Total Distance: about 5569 miles
Today's Destinations: Colonial Williamsburg, VA
Today we went to Colonial Williamsburg, a place I have longed to visit since I read my first Felicity book when I was 7 or 8. I actually had been there before, on our 2007 road trip, but we got there too late to see much (it was only March, and it was getting dark in the afternoon), and I don't believe we bought tickets so we couldn't go into the buildings. I bought a bell during that trip, which I broke about a week later. Justin promised to one day take me back to Williamsburg so I could get another bell.
Be careful what promises you make. (This is foreshadowing.)
We arrived in the morning, and in all the hoopla of trying to find the right place to park, forgetting my phone (with which to take pictures) and going back for it, I forgot one minor detail which was that the weather forecast had mentioned a chance of rain in the afternoon. (This is also foreshadowing.)
Day passes to Williamsburg are way expensive - still less money than the San Diego Zoo, but more than anything else we've done so far on this trip - but they are worth it if you can spend all day there! We toured the Governor's Palace and learned all kinds of stuff, not only about the history of the house and the governors who lived there, but also about the last royal appointed governor and many of the events which led to him and his family ultimately fleeing the house and returning to England in 1775! Our tour guide was very lively and energetic and made it all so interesting that I think even children would be very engaged.
|apparently my camera didn't want to focus on her though|
Another very cool place in Williamburg is the Bruton Parish Church, which is still an active church today with over 2000 parishoners and four services every Sunday! The guides in the church, rather than being dressed in colonial garb like the employees of the town, are just church members who will tell you all about the history of the building, the famous people who worshiped or were buried there, and other very interesting facts. They also will let you ring the bell if it's time to call people to prayer (they have a prayer meeting every day at noon) - and after a few children gave it a try, Justin and I each had a turn as well! It was very exciting.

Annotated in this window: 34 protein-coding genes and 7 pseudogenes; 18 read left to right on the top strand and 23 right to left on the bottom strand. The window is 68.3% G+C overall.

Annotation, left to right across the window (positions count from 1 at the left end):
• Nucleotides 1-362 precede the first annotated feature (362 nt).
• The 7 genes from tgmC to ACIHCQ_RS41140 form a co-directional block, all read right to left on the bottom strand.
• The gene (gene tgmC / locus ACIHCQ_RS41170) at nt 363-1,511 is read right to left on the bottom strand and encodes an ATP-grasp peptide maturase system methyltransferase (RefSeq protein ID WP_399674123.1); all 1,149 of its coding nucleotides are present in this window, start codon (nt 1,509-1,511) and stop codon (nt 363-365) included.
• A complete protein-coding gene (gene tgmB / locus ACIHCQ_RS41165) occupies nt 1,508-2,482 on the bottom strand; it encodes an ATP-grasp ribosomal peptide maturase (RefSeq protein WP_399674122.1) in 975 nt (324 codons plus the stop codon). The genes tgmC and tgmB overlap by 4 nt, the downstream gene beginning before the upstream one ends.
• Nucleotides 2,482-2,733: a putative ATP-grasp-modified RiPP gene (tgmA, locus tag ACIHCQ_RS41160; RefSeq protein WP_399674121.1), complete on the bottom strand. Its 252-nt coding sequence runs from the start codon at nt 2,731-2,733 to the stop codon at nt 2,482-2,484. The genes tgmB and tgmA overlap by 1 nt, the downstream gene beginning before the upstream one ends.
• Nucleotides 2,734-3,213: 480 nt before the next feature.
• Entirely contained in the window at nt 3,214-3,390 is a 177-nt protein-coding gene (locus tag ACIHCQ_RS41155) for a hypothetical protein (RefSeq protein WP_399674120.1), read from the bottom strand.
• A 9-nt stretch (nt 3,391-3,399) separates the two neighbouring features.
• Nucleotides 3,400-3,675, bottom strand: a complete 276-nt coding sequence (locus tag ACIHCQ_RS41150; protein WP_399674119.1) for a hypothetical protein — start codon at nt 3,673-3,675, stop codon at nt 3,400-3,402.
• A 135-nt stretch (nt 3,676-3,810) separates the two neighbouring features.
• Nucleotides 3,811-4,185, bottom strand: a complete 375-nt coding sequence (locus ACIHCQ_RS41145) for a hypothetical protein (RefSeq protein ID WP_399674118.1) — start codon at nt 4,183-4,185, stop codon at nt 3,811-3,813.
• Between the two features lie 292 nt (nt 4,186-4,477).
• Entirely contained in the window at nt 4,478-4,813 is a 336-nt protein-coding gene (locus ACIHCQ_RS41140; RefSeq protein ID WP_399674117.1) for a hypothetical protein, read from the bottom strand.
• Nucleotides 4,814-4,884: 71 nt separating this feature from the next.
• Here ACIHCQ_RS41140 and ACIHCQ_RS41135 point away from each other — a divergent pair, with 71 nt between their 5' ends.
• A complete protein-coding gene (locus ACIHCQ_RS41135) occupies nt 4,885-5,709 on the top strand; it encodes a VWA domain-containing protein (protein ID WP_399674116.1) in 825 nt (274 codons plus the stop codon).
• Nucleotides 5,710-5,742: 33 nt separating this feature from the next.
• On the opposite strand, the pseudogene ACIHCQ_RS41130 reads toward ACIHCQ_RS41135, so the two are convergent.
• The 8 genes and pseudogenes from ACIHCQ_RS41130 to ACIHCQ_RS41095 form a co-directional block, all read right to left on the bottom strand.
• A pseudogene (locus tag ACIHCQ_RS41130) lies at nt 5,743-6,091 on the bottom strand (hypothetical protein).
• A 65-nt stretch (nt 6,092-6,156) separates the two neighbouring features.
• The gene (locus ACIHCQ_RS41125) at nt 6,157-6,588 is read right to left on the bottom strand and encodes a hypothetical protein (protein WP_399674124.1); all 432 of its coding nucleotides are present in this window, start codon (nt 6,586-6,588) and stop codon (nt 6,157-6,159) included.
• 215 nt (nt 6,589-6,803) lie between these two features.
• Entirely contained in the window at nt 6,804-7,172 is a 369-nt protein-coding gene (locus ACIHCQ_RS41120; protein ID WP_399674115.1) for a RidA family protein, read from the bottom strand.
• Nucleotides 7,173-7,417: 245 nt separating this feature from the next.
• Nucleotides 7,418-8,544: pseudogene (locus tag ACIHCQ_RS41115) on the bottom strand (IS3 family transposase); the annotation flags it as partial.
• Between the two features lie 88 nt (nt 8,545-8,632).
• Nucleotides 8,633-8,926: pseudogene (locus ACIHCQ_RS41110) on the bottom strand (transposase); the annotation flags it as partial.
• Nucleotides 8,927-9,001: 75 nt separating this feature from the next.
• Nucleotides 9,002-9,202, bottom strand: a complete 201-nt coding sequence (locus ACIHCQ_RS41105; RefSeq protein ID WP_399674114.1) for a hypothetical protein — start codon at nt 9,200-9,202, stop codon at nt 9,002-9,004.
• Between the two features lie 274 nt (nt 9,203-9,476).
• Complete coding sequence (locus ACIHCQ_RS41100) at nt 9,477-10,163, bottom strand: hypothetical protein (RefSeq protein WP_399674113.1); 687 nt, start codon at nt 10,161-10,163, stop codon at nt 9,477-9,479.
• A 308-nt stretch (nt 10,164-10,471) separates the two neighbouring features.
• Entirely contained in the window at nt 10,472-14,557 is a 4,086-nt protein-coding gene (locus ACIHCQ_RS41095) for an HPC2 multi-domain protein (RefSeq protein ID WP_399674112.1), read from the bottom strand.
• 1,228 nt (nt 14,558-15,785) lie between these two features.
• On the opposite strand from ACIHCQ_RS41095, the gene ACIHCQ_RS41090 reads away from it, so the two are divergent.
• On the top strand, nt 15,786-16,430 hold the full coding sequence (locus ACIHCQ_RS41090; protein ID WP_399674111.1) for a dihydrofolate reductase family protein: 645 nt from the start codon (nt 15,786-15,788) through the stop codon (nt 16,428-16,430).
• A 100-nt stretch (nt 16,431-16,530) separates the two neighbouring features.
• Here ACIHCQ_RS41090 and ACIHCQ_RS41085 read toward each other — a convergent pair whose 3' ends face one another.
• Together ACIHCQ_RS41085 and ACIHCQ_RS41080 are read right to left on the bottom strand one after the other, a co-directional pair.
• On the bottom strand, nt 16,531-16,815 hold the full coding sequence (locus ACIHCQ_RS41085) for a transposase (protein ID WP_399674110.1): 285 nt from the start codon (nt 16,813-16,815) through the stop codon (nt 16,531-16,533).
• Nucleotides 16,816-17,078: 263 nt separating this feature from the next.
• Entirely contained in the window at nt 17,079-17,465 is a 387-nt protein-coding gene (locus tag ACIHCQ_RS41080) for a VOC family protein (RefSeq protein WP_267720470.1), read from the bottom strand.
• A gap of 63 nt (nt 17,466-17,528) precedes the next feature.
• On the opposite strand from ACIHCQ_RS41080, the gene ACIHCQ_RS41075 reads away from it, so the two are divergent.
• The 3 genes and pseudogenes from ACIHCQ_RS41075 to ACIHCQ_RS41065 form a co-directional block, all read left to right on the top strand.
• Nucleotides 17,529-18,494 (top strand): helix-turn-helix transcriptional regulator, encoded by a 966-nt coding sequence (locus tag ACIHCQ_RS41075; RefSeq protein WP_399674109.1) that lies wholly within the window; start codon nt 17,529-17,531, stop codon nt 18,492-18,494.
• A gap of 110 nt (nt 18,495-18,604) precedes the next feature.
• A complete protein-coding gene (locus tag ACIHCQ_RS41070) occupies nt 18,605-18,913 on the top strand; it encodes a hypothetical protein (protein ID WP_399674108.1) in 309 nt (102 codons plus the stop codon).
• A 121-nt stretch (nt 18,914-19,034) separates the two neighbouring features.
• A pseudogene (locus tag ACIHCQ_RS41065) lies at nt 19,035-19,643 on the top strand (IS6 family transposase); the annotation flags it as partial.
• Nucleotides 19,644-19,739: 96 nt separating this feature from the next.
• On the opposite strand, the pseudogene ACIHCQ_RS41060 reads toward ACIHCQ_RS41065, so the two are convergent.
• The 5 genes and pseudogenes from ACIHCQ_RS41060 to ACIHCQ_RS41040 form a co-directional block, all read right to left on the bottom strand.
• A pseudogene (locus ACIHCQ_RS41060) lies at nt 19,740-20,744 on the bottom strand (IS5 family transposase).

|explaining how to ring the bell|
|gorgeous church - the big marble slabs are grave-markers|
|Bruton Parish Church from the outside|
Side-note: the churchyard is also the graveyard, so there are headstones all over the church. Some are very very old and you can't even read the writing. I took pictures of as many as possible to see if I could identify which one is most likely to be the ghoul-gate (this is for people who have read Neil Gaiman's The Graveyard Book).
|maybe this one? There were a few like it|
Another interesting place was a museum about African/African-American religion. This place told about the religion of the African peoples, and how they tried to preserve their beliefs when they were first taken as slaves, and how they embraced the gospel because of its teachings about equality before God, God's love for all mankind, and the promise of deliverance (if only their masters had been listening to that message as well!). So the combination of this new Christianity and the preservation of their old spirituality created a sort of fusion, what some people call "Afro-Christianity." It was all very interesting. The museum also mentioned the formation of the first black denomination, the AME, which was the kind of church where the Charleston massacre took place so recently.
|view of inside - lots of material to read while recorded music, mostly African-American spirituals, played|
We also went to a lot of the shops - blacksmith, silversmith, milliner, wigmaker, leather britches-maker, apothecary, printer, weaver, a kitchen, and more. The people will talk to you about their trade and answer any questions you have. I was very impressed to find that in many of the trade shops, they actually use the products they make in the village.